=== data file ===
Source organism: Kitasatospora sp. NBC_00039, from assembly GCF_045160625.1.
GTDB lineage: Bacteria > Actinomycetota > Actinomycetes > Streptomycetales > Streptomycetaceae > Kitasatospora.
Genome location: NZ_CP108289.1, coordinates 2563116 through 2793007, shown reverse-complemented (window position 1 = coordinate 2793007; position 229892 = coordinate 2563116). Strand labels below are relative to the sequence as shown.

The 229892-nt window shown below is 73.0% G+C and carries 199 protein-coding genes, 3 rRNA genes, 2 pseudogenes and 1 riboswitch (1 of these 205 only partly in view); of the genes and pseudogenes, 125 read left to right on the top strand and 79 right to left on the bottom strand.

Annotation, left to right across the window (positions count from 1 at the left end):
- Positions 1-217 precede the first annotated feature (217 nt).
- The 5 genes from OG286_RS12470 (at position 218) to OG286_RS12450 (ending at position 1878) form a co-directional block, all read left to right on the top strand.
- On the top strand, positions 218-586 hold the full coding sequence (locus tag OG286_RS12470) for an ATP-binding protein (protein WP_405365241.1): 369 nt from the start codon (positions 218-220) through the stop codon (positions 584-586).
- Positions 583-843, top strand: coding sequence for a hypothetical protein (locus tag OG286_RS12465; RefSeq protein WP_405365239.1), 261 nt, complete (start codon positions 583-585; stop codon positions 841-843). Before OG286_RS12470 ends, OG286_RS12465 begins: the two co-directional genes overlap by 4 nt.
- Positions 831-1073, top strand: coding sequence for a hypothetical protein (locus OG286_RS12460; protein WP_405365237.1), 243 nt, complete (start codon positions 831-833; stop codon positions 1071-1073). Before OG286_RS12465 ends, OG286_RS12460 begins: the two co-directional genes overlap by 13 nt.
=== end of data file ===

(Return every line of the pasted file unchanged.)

Source organism: Kitasatospora sp. NBC_00039, from assembly GCF_045160625.1.
GTDB lineage: Bacteria > Actinomycetota > Actinomycetes > Streptomycetales > Streptomycetaceae > Kitasatospora.
Genome location: NZ_CP108289.1, coordinates 2563116 through 2793007, shown reverse-complemented (window position 1 = coordinate 2793007; position 229892 = coordinate 2563116). Strand labels below are relative to the sequence as shown.

The 229892-nt window shown below is 73.0% G+C and carries 199 protein-coding genes, 3 rRNA genes, 2 pseudogenes and 1 riboswitch (1 of these 205 only partly in view); of the genes and pseudogenes, 125 read left to right on the top strand and 79 right to left on the bottom strand.

Annotation, left to right across the window (positions count from 1 at the left end):
- Positions 1-217 precede the first annotated feature (217 nt).
- The 5 genes from OG286_RS12470 (at position 218) to OG286_RS12450 (ending at position 1878) form a co-directional block, all read left to right on the top strand.
- On the top strand, positions 218-586 hold the full coding sequence (locus tag OG286_RS12470) for an ATP-binding protein (protein WP_405365241.1): 369 nt from the start codon (positions 218-220) through the stop codon (positions 584-586).
- Positions 583-843, top strand: coding sequence for a hypothetical protein (locus tag OG286_RS12465; RefSeq protein WP_405365239.1), 261 nt, complete (start codon positions 583-585; stop codon positions 841-843). Before OG286_RS12470 ends, OG286_RS12465 begins: the two co-directional genes overlap by 4 nt.
- Positions 831-1073, top strand: coding sequence for a hypothetical protein (locus OG286_RS12460; protein WP_405365237.1), 243 nt, complete (start codon positions 831-833; stop codon positions 1071-1073). Before OG286_RS12465 ends, OG286_RS12460 begins: the two co-directional genes overlap by 13 nt.